Microsoft cuts price of DST patches for older software

But it says NT, Exchange 5.5 fixes 'too difficult' to deliver

Microsoft slashed the fee it's charging some customers for daylight-saving time (DST) fixes to a tenth of last year's price because it needed "to do the right thing" as the time change deadline approaches, a company executive said yesterday.

A new federal law takes effect this month that moves the start of DST up by several weeks and pushes it back a week in November. Clocks will have to be moved forward an hour on March 11 instead of in early April, as has been the case in recent years. That's left companies scrambling for software fixes that change the preset DST changes hard-coded in operating systems and applications, including every version of Windows except for the just-released Vista.

"Unlike Y2k, which was a bug, many companies and parts of the government just didn't blow the horn on the impact the changes would have," said M3 Sweatt, chief of staff of the Windows core development group. Microsoft products still getting mainstream support -- meaning software within the first five years of its release -- have received free patches. But operating systems and applications now getting what Microsoft dubs extended support receive only security fixes for free: Corporate customers who want non-security patches must fork over large fees to Microsoft.

Among the titles in that extended support category are Windows 2000, Exchange Server 2000 and Outlook 2000, the e-mail and calendar client included with Office 2000.

For users running that software, Microsoft charges $4,000 for all of its DST fixes. For that amount, customers can apply the patches to all systems in their organizations, including branch offices and affiliates, said Sweatt. "All they can't do is redistribute them," he said.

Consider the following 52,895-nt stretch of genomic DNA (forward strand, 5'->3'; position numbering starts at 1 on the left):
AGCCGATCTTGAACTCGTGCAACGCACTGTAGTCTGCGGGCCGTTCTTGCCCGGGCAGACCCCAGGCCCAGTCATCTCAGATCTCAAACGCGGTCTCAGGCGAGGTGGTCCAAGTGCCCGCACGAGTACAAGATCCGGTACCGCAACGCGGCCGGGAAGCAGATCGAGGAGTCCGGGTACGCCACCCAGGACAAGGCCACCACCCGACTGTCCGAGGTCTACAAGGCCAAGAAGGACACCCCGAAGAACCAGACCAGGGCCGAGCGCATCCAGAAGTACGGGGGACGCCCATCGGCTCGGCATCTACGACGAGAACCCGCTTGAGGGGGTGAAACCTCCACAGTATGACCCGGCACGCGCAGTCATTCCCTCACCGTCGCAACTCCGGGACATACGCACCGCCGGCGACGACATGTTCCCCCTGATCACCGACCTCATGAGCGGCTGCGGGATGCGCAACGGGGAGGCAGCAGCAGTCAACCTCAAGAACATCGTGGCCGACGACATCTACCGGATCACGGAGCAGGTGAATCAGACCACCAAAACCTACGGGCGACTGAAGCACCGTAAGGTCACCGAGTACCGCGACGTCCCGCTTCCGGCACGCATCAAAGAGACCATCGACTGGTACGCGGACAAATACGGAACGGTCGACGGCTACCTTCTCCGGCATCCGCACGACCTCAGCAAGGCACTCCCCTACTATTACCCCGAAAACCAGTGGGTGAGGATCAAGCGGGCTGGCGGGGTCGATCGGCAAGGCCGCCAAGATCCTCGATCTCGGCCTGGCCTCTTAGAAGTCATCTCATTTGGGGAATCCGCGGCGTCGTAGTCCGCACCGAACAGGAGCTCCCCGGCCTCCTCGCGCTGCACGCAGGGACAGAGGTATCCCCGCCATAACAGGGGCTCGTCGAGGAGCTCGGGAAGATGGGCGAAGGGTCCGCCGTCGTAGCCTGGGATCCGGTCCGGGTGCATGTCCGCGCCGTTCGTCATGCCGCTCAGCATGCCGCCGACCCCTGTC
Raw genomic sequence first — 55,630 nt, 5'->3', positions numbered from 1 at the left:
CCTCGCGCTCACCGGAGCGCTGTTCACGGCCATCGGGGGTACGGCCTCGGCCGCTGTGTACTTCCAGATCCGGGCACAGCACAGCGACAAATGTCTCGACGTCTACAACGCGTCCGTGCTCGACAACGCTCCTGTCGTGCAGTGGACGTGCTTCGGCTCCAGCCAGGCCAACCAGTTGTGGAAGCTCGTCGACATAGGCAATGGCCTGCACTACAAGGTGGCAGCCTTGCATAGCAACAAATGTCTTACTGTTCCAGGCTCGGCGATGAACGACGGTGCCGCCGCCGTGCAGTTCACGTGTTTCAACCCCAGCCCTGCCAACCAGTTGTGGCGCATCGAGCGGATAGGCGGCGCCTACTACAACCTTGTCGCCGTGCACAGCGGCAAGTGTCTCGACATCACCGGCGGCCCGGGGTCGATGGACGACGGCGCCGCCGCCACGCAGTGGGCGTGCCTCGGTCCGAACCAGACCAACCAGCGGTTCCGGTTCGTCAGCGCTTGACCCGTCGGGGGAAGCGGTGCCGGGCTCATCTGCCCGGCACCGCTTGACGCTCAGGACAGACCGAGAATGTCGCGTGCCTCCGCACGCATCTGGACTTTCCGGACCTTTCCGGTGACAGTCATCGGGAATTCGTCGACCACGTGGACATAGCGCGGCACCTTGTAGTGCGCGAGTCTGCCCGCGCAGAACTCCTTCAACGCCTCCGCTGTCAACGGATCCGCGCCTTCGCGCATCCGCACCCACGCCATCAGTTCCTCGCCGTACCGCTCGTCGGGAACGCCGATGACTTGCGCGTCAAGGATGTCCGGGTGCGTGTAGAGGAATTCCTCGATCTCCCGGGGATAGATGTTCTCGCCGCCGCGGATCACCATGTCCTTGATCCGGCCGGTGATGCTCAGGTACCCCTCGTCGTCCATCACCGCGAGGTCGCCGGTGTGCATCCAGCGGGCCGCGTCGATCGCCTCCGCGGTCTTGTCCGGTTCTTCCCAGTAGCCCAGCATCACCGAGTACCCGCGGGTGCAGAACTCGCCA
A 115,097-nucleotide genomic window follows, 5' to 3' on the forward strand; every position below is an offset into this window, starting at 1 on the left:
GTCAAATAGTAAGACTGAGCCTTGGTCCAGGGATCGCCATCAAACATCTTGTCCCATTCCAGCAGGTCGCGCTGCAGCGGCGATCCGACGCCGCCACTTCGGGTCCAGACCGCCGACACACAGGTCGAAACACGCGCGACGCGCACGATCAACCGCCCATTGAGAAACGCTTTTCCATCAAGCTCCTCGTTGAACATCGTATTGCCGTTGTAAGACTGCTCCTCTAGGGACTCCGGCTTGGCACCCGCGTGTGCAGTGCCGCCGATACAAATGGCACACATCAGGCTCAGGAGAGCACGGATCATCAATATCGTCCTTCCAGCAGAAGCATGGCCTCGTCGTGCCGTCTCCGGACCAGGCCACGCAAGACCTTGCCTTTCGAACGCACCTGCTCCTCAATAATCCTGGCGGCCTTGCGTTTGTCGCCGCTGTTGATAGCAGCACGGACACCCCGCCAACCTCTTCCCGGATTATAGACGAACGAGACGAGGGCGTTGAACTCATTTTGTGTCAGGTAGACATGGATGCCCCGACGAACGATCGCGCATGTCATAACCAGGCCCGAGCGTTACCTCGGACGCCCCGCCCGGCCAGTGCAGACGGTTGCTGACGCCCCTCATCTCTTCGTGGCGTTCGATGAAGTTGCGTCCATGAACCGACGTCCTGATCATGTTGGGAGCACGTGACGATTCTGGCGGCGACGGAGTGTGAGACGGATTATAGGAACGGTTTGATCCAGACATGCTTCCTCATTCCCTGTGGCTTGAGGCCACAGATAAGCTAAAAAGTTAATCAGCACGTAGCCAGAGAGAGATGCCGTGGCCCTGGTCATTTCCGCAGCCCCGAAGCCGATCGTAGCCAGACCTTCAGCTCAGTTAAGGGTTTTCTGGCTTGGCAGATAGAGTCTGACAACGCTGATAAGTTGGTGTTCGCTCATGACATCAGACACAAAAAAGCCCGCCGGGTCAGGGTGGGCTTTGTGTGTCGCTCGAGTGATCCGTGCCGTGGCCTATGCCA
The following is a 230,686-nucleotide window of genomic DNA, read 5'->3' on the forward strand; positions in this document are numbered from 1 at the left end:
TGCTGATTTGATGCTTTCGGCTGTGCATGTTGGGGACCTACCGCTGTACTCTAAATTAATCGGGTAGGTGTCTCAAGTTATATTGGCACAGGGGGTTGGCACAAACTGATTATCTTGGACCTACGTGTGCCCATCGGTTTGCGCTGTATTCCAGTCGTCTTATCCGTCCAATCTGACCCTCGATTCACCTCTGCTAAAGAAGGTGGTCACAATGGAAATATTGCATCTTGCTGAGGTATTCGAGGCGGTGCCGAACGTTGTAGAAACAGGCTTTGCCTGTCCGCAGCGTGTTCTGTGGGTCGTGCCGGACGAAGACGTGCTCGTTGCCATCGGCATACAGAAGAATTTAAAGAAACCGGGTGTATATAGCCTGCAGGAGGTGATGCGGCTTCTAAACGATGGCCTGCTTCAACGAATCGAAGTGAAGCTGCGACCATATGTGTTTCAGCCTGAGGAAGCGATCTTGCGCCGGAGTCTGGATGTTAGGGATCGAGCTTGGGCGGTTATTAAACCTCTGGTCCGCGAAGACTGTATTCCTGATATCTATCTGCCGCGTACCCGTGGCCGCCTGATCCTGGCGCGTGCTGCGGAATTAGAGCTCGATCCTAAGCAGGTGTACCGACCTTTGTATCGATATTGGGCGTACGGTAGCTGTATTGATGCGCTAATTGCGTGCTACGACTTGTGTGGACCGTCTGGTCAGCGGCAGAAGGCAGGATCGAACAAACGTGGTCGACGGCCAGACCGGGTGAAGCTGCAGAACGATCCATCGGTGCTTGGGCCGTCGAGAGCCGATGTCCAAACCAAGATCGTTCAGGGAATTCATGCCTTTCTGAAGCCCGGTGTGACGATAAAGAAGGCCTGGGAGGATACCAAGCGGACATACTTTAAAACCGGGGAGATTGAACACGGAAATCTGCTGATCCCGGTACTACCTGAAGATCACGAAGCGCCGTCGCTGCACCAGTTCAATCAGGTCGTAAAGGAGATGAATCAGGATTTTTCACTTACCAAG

The $4,000 fee is a dramatic price cut from the $40,000-per-product charge that Microsoft set in 2006. "We believe we had to do the right thing for our customers, so we did something on the fee," explained Sweatt. "There is a cost involved in producing this, but we're not making money on [the $4,000]. It recovers just a part of the cost of development and providing support."

That largess, however, doesn't extend to users still relying on even older Microsoft software, namely those products that have rolled off the support list entirely. Windows NT, for instance, which exited extended support more than two years ago, must be modified manually, as do other unsupported apps affected by the DST changes, including Exchange Server 5.5, which lost support in January 2006, and Outlook 97, which lost support in February 2002.

Microsoft will not be writing a fix for those products. "It's just too difficult" to support obsolete software, said Sweatt. "It would involve significant" resources and apply to a very small group. Microsoft has previously urged those users to update to newer software.

As an option, Microsoft points some of those users to a support document posted last May and updated again Wednesday, in particular the Time Zone Editor, or tzedit.exe, utility linked from the document. Microsoft states that tzedit.exe works on all versions of Windows.

There are no similar tools for aged Exchange Server or Outlook products, however.

Windows Vista and Outlook 2007, released in January to retail customers and in November to business, do not need to be updated, since they were coded after Congress passed the 2005 Energy Policy Act that revised DST's start and stop dates.

Copyright © 2007 IDG Communications, Inc.

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